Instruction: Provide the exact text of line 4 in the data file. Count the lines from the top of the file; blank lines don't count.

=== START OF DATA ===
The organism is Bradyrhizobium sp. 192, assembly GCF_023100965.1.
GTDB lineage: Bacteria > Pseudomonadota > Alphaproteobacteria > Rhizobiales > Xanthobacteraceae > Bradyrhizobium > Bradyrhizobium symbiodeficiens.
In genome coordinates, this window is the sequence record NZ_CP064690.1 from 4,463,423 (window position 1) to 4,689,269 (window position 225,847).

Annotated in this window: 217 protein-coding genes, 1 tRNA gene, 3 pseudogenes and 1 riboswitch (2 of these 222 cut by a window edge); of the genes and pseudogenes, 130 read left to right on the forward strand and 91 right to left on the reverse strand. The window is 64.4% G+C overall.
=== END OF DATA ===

Annotated in this window: 217 protein-coding genes, 1 tRNA gene, 3 pseudogenes and 1 riboswitch (2 of these 222 cut by a window edge); of the genes and pseudogenes, 130 read left to right on the forward strand and 91 right to left on the reverse strand. The window is 64.4% G+C overall.